Antifoamant 1 (A-1)=Dioleate ester of polyethylene glycol, 9-10 EO (Emerest 2648, manufactured by Henkel),
where 9-10 EO refers to a mean number of 9-10 ethylene oxide groups in the polyethylene glycol, and oleate is from oleic acid.
The resulting emulsion was examined with an optical microscopy at 150X magnification, and found to contain large agglomerates, which resulted from large numbers of tabular grains clumping together. In some cases it appeared that grains which were thus clumped, eventually grew as one large irregularly shaped particle. Such large agglomerates are highly undesirable in photographic emulsions, and this is the problem which this invention solves.
Emulsions B and C. Demonstration of the cause of agglomeration.
Emulsion B. Precipitation with nonoxidized lime processed bone gelatin.
This emulsion was precipitated exactly as in Emulsion A, except the oxidization step after nucleation was omitted, and nonoxidized, rather than oxidized, lime-processed bone gelatin was used throughout.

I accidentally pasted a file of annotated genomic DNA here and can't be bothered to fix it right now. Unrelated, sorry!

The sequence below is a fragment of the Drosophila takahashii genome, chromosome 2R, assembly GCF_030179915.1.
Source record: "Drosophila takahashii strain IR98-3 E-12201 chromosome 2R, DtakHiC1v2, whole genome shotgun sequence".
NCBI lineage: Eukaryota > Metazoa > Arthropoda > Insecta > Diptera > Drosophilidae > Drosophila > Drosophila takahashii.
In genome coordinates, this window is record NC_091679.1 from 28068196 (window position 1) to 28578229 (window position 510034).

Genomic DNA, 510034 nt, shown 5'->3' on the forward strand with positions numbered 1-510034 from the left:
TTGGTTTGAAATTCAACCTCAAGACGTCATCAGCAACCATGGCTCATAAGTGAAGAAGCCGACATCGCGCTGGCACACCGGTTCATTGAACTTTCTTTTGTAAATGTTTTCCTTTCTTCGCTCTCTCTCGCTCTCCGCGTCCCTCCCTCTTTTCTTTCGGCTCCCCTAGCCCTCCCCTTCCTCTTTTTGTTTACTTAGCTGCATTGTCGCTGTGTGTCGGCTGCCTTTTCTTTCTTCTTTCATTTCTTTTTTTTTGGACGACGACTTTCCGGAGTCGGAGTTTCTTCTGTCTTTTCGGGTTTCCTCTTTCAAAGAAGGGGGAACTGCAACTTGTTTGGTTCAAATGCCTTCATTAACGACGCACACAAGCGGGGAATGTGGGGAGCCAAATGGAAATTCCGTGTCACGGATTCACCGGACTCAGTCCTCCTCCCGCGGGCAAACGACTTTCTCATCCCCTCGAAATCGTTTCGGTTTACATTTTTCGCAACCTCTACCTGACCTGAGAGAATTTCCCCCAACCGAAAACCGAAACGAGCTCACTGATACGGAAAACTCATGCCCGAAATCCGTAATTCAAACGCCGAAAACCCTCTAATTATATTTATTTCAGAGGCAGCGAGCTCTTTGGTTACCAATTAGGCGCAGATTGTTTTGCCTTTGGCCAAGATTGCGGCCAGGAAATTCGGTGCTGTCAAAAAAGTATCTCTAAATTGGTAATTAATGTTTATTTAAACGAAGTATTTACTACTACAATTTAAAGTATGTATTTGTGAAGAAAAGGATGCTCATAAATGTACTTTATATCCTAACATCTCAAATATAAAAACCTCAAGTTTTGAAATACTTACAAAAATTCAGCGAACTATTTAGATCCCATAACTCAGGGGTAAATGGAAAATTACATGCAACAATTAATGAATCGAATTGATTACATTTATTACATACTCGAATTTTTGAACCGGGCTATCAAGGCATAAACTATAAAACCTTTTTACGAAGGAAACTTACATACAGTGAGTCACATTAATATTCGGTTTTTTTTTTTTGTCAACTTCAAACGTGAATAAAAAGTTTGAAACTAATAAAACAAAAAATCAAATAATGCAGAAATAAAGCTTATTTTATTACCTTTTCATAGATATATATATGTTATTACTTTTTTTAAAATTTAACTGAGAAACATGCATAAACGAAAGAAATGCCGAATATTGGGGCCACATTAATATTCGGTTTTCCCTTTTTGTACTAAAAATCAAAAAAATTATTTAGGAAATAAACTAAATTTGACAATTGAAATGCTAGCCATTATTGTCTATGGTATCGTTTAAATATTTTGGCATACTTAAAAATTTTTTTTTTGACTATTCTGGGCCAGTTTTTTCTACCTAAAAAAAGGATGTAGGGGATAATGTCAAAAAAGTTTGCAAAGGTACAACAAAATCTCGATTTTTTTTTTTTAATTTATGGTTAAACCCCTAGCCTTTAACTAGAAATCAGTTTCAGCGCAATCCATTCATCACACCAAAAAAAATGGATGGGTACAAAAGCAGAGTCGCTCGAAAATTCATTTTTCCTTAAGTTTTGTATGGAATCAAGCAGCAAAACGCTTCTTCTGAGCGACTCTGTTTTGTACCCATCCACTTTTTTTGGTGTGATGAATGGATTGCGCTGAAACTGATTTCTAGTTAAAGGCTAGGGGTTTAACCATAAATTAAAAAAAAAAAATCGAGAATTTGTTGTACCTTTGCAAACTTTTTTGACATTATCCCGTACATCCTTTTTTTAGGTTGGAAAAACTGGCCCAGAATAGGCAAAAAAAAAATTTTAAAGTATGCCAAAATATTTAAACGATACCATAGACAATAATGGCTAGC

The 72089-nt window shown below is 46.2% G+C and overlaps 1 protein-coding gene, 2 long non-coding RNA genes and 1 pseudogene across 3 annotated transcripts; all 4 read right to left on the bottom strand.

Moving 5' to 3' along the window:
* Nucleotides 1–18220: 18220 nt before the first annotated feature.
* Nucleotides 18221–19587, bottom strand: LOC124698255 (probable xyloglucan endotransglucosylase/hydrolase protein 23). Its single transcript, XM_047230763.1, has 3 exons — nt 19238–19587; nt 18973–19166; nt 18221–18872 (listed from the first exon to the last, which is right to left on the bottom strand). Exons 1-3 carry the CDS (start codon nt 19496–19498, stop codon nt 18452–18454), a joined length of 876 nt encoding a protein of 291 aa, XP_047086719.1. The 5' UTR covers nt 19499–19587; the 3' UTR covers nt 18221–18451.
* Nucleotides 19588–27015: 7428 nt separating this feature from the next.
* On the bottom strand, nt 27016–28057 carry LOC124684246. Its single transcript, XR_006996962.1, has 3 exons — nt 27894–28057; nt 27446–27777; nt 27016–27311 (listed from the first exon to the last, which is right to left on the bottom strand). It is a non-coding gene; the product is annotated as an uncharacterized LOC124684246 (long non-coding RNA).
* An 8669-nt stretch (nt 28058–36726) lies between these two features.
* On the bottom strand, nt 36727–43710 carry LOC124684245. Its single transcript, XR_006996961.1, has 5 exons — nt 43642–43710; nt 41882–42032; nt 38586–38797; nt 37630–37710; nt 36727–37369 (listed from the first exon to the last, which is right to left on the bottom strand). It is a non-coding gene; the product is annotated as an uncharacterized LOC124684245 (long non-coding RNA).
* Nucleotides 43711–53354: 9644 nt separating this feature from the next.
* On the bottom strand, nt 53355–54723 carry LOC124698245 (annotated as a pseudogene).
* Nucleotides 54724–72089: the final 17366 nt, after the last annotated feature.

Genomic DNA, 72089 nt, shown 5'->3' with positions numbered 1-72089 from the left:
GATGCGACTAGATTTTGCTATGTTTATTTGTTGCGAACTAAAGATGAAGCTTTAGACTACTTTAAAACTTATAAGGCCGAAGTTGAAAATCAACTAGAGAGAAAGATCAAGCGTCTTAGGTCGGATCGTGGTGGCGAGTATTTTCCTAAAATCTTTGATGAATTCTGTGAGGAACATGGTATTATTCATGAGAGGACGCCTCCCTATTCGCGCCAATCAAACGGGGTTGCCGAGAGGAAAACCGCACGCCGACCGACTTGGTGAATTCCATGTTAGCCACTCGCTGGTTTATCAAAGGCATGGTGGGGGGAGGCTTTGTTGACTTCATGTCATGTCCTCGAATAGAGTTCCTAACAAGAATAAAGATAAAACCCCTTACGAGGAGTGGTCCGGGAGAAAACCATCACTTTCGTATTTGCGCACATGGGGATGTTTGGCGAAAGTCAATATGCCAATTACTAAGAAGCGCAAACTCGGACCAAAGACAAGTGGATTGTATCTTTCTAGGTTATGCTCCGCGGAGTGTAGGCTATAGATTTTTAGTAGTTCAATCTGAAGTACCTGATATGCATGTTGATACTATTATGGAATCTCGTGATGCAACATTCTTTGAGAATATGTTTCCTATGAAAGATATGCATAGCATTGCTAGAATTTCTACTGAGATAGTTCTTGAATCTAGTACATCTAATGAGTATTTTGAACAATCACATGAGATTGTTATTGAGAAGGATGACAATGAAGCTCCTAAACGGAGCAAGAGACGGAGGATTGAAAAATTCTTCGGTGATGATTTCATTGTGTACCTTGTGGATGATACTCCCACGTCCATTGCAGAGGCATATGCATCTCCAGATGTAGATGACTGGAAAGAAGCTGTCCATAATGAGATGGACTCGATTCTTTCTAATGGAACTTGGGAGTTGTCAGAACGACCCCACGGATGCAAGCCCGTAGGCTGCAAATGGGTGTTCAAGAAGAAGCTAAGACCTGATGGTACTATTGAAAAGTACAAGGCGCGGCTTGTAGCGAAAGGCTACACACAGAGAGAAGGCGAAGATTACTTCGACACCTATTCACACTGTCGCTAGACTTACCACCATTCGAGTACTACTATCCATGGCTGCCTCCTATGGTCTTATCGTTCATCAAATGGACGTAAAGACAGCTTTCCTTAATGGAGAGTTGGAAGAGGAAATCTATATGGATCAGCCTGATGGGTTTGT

Examination of the resulting emulsion by optical microscopy at 150X magnification revealed no agglomerates. A sample of the emulsion was also examined by scanning electron micrography (SEM), and mean grain area was determined using a Summagraphics SummaSketch Plus sizing tablet that was interfaced to an IBM personal computer. The mean diameter of the tabular grain population was 1.61 μm (COV=42), and more than 98% of the projected area was provided by tabular crystals. The emulsion did contain a considerable number of small non tabular grains so that only 60 number-% were tabular. When the total population was sized, the mean diameter was 1.06 μm and the COV was 81. Grain thickness was determined using a dye adsorption technique: The level of 1,1'-diethyl-2,2'-cyanine dye required for saturation coverage was determined, and the equation for surface area was solved assuming the solution extinction coefficient of this dye to be 77,300 L/mole cm and its site area per molecule to be 0,566 nm2. This approach gave a value of 0.113 μm. Thus the mean aspect ratio of the tabular population was ca. 14.